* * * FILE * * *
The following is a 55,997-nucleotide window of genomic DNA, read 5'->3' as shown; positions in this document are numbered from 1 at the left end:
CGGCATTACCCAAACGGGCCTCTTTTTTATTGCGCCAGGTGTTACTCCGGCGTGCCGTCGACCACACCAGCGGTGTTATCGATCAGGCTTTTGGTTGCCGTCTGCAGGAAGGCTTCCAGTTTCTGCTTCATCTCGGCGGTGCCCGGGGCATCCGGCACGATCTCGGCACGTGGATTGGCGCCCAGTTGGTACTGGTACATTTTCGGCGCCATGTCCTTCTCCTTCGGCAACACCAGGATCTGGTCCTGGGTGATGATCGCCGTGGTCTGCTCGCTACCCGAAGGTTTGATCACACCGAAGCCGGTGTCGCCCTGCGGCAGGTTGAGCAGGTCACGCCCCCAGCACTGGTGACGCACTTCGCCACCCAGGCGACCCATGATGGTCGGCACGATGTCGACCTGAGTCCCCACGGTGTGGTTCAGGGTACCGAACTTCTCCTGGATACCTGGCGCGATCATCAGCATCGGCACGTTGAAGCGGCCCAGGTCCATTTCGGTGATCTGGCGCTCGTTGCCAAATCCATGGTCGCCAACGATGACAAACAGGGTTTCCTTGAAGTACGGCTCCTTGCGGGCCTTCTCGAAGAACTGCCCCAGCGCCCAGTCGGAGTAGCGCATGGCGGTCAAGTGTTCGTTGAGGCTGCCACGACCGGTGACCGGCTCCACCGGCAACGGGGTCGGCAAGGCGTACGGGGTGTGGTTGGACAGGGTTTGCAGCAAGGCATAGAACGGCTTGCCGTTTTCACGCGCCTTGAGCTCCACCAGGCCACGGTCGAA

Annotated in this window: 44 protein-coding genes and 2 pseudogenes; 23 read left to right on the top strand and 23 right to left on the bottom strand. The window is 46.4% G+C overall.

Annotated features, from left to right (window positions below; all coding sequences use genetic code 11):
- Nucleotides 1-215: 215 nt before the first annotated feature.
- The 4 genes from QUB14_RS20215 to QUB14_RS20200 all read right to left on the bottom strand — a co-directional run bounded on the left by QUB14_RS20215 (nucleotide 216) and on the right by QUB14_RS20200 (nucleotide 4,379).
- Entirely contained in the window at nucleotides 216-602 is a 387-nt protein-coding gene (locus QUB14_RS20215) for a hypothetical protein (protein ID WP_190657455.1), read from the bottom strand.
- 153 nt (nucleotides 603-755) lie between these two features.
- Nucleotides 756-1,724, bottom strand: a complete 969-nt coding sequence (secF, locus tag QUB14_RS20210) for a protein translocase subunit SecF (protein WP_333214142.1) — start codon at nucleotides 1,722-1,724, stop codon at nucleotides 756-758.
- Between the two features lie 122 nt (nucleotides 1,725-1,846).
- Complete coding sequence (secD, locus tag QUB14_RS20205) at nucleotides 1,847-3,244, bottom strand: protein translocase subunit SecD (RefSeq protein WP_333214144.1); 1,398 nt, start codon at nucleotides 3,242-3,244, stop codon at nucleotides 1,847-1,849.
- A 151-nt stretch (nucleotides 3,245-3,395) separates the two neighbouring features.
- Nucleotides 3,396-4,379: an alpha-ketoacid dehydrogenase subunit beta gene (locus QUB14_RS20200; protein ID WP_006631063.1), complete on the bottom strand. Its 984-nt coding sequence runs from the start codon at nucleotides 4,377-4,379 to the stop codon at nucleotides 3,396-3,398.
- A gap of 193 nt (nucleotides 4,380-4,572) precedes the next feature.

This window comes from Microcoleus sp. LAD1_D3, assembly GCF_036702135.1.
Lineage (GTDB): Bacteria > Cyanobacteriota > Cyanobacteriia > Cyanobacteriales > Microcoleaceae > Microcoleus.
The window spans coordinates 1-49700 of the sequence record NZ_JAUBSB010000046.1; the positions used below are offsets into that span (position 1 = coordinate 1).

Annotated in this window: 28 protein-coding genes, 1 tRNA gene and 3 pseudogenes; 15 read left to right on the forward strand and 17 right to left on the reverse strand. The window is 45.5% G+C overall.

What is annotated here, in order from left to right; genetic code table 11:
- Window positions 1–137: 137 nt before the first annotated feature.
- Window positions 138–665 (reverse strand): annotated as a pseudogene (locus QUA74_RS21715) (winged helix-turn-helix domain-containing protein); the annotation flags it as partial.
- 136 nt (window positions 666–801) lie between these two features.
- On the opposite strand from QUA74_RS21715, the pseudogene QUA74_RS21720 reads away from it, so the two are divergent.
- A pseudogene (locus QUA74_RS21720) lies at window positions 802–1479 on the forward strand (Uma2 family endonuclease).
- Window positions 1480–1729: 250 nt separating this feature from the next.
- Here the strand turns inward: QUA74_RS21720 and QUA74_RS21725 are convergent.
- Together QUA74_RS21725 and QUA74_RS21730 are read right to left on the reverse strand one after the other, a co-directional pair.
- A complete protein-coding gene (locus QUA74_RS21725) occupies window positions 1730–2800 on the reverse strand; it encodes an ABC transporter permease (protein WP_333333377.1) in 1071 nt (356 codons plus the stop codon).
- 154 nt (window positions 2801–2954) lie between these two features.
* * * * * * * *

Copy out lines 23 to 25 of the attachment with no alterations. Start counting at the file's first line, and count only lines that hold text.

- On the opposite strand from QUA74_RS21715, the pseudogene QUA74_RS21720 reads away from it, so the two are divergent.
- A pseudogene (locus QUA74_RS21720) lies at window positions 802–1479 on the forward strand (Uma2 family endonuclease).
- Window positions 1480–1729: 250 nt separating this feature from the next.